Nondestructive molecular sex determination of free-ranging star-nosed moles (Condylura cristata)
Molecular techniques, particularly noninvasive genetic sampling (NGS) and nondestructive sampling (NDS), are increasingly being used as tools to study the ecology of free-ranging mammals. A specific application of these methods is the molecular sexing of species for which external sex differentiation is challenging. Star-nosed moles (Condylura cristata) are a little-studied species in which females possess a peniform clitoris making them externally indistinguishable from males. To my knowledge, no studies have employed NDS to study any aspect of their ecology. I therefore sequenced fragments of one X-chromosome (Zfx) and two Y-chromosome (Sry and Zfy) genes from known-sex specimens, and designed species-specific primers to co-amplify these loci from hair, claw and fecal samples of 16 star-nosed moles. I found all tissue types were highly (90-100%) reliable for sex determination. I envision that this NDS method will facilitate future capture-and-release studies on the natural history and social structure of this fascinating, semi-aquatic mammal.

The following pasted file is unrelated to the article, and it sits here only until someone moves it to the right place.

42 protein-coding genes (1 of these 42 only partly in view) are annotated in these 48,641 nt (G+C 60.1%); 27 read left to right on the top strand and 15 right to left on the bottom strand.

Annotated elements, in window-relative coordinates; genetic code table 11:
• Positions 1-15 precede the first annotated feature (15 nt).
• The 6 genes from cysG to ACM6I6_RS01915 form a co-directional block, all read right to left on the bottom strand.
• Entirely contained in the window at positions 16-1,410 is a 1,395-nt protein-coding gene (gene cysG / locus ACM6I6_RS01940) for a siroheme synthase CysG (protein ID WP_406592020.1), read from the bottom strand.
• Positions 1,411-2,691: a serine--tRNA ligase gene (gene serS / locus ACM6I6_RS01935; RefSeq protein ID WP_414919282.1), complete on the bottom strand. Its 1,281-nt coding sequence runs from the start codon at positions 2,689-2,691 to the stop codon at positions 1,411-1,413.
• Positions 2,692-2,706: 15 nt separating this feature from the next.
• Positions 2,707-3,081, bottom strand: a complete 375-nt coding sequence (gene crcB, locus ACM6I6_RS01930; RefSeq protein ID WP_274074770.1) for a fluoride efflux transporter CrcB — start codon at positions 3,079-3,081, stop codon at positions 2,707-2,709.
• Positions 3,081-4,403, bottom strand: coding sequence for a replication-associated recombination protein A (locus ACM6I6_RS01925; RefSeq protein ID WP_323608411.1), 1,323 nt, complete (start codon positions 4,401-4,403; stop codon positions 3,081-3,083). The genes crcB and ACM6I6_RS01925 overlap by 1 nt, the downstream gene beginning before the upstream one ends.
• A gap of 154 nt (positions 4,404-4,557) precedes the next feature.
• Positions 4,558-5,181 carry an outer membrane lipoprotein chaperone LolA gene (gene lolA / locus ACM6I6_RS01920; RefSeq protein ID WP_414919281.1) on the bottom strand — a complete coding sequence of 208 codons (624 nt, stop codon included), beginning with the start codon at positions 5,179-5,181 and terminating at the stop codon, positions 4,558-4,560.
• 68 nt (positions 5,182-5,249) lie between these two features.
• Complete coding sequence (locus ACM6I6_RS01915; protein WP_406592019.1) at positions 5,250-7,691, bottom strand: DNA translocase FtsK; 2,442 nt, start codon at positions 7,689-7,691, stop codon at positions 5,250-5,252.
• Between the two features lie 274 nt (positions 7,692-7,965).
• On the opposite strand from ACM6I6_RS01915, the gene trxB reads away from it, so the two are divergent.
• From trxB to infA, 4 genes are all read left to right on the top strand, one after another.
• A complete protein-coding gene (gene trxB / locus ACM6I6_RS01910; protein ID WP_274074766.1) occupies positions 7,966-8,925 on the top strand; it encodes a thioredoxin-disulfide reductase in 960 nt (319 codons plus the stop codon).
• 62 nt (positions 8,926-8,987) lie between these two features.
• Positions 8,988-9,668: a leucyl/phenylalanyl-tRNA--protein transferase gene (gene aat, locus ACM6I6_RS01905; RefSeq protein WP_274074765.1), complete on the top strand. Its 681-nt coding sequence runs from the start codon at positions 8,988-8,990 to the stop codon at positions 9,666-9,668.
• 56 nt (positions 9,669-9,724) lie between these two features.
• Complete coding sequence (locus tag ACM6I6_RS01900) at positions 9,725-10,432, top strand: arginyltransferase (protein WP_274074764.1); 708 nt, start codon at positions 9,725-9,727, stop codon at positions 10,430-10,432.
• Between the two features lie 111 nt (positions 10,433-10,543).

star-nosed mole, Condylura cristata, nondestructive, noninvasive, molecular sex determination, Talpidae, Sry, Zfx, Zfy, moles